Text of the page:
Brandon Woolf - Idaho State Controller. Idaho’s long tenured but now retired Secretary of State, Ben Ysursa, advised early in my service as State Controller to always err on the side of the citizens and our constitution.
I’ve interpreted his advice to be both a reminder and a challenge – the reminder being that government exists solely to serve the people, and the challenge being to ingrain this belief in the fabric of government operations. I’ve taken Ben’s sage advice to heart and used it to help shape my office’s culture of customer service by eliminating bureaucratic impediments to public information like state employee salary information and improving the transparency of Idaho’s fiscal operations. As a mentor, Ben has also helped me understand that elected officials have a mandate far more powerful than any constitutional or statutory provisions, and that is to earn the people’s trust.
Elizabeth Criner - Managing Partner, Veritas Advisors. Never pretend to know more than you do because there will always be someone else in the room who knows more than you.
Emily Baker - Managing Partner, Gallatin Public Affairs. I’ve been lucky enough to learn from incredible leaders who were generous with their time and wisdom. Learning from a legend like Haley Barbour gave me insight on how to approach policy and politics that I would have been fortunate to accumulate in a lifetime.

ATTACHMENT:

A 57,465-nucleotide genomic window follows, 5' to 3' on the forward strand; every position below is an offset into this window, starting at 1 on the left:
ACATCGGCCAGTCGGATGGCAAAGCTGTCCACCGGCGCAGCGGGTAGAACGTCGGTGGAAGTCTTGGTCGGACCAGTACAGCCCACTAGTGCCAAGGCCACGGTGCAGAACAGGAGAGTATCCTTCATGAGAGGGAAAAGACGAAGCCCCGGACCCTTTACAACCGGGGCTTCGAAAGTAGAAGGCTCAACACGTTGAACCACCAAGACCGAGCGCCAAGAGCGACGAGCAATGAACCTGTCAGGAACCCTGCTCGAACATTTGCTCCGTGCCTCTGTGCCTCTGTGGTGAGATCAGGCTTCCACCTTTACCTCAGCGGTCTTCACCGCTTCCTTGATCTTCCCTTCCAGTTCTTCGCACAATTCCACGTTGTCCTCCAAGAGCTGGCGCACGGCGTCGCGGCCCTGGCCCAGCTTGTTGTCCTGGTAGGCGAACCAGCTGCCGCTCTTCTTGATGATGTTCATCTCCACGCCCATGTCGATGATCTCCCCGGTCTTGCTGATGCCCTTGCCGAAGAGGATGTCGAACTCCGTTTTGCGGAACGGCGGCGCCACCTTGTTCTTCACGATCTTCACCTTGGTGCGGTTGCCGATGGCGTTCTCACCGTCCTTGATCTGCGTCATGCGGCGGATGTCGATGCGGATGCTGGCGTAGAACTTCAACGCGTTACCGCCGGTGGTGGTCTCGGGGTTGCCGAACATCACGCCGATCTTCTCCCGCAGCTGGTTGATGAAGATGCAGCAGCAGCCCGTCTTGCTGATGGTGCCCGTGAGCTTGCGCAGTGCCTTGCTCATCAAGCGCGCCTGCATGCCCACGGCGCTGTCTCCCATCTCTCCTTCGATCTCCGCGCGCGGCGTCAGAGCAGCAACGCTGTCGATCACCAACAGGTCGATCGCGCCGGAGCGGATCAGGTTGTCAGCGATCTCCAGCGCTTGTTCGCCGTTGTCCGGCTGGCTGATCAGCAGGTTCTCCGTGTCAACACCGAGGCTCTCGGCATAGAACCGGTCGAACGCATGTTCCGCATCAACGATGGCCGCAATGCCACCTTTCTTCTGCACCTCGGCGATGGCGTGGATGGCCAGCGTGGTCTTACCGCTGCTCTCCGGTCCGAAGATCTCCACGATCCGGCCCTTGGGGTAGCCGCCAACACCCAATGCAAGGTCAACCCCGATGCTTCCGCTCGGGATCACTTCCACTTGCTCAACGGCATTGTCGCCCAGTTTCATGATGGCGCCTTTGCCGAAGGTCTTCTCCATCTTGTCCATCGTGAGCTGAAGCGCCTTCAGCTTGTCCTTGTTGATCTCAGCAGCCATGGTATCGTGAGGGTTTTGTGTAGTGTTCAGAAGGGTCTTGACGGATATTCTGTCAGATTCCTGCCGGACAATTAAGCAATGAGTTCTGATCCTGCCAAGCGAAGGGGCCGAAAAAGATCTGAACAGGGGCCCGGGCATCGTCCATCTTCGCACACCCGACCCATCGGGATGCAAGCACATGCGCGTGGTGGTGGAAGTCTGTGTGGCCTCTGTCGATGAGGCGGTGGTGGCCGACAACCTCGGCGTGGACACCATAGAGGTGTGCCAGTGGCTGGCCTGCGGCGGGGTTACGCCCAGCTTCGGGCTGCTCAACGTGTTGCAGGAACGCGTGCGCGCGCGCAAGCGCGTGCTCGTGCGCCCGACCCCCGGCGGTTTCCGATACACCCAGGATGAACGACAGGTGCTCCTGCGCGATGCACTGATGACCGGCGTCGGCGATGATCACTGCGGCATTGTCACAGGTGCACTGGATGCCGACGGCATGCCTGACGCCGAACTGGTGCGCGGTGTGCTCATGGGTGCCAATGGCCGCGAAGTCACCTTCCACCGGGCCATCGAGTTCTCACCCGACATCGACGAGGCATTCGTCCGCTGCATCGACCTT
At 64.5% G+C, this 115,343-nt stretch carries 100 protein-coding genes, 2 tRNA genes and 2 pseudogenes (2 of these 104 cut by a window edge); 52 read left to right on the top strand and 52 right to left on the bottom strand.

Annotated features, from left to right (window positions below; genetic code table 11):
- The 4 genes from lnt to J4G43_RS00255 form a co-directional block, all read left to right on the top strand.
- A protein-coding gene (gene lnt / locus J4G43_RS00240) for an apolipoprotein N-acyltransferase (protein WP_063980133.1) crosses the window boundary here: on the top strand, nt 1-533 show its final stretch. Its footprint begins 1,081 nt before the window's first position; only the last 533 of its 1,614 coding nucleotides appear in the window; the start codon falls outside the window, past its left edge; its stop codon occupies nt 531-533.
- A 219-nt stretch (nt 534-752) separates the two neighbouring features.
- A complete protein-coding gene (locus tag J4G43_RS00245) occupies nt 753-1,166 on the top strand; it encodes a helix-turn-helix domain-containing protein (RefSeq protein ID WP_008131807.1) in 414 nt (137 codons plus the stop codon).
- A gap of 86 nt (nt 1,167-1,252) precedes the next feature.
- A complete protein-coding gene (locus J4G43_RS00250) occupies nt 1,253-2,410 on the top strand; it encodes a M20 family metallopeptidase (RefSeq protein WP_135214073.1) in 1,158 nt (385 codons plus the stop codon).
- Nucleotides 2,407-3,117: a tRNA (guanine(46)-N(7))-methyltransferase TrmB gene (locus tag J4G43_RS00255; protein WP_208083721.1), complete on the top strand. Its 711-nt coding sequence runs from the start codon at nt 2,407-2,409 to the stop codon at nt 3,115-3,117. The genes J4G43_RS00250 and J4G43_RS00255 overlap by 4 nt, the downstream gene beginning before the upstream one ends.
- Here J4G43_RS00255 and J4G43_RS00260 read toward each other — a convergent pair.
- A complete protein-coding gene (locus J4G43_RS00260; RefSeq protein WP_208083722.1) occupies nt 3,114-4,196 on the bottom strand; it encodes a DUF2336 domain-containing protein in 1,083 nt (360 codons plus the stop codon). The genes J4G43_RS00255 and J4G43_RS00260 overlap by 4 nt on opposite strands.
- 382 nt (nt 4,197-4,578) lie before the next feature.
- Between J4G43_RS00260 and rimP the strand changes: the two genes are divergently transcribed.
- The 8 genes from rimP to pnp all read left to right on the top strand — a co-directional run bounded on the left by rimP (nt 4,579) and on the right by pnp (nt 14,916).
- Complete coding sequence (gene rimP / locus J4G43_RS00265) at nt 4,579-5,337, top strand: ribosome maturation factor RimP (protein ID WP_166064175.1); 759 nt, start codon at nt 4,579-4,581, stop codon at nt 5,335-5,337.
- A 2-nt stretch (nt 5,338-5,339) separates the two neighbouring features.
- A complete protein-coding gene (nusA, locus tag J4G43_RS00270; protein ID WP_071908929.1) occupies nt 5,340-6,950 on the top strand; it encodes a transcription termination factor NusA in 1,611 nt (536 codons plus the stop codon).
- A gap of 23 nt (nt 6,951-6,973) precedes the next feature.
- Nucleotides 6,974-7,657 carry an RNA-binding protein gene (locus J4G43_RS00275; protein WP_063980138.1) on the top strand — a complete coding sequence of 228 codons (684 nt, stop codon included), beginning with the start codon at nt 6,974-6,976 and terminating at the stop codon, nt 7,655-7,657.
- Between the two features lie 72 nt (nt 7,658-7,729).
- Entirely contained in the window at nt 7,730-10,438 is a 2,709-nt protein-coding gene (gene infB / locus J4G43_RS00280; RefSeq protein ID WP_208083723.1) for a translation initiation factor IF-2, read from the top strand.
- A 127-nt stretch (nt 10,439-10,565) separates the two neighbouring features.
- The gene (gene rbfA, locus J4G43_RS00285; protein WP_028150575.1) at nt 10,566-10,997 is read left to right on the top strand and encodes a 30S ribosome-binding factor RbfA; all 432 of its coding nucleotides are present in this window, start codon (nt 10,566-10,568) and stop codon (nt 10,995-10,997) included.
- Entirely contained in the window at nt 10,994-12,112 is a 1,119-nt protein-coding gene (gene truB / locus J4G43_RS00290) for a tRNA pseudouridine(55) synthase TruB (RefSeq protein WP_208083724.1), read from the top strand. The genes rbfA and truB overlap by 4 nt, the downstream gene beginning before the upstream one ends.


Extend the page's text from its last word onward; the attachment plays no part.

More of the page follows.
Like Haley, the best mentors teach by showing us, by demonstrating time and again the very traits needed for success. While formalized mentoring relationships are valuable, so are mentors who teach us by simply being themselves and allowing us glimpses of what it is to lead, to serve, to be respected and trusted. One of those who mentored many in Idaho politics passed away this week, but she leaves behind a legacy of people who are better off having known and learned from her.
Sara Braasch Schmidt was a true servant leader. Beloved by all who knew her, she was smart and effective, quick with a smile and a laugh. Sara’s genuine warmth and welcoming nature was cherished by many, including myself. New to Idaho politics, I looked up to Sara, but far more essential than learning from her work and achievements was witnessing the importance being generous with kindness and time. Her grace and light will be missed, but will carry on in all who learned from her.
Dr. Justin Vaughn - Professor at School of Public Service, Boise State University. The two best pieces of advice I ever received came from my mentor and dissertation adviser. First, he said, "The burden of communication is always on you." Second, and perhaps infinitely more valuable: "Never be held hostage to the tastes and budgets of others." A demanding man, to be sure, but rules to live by nonetheless!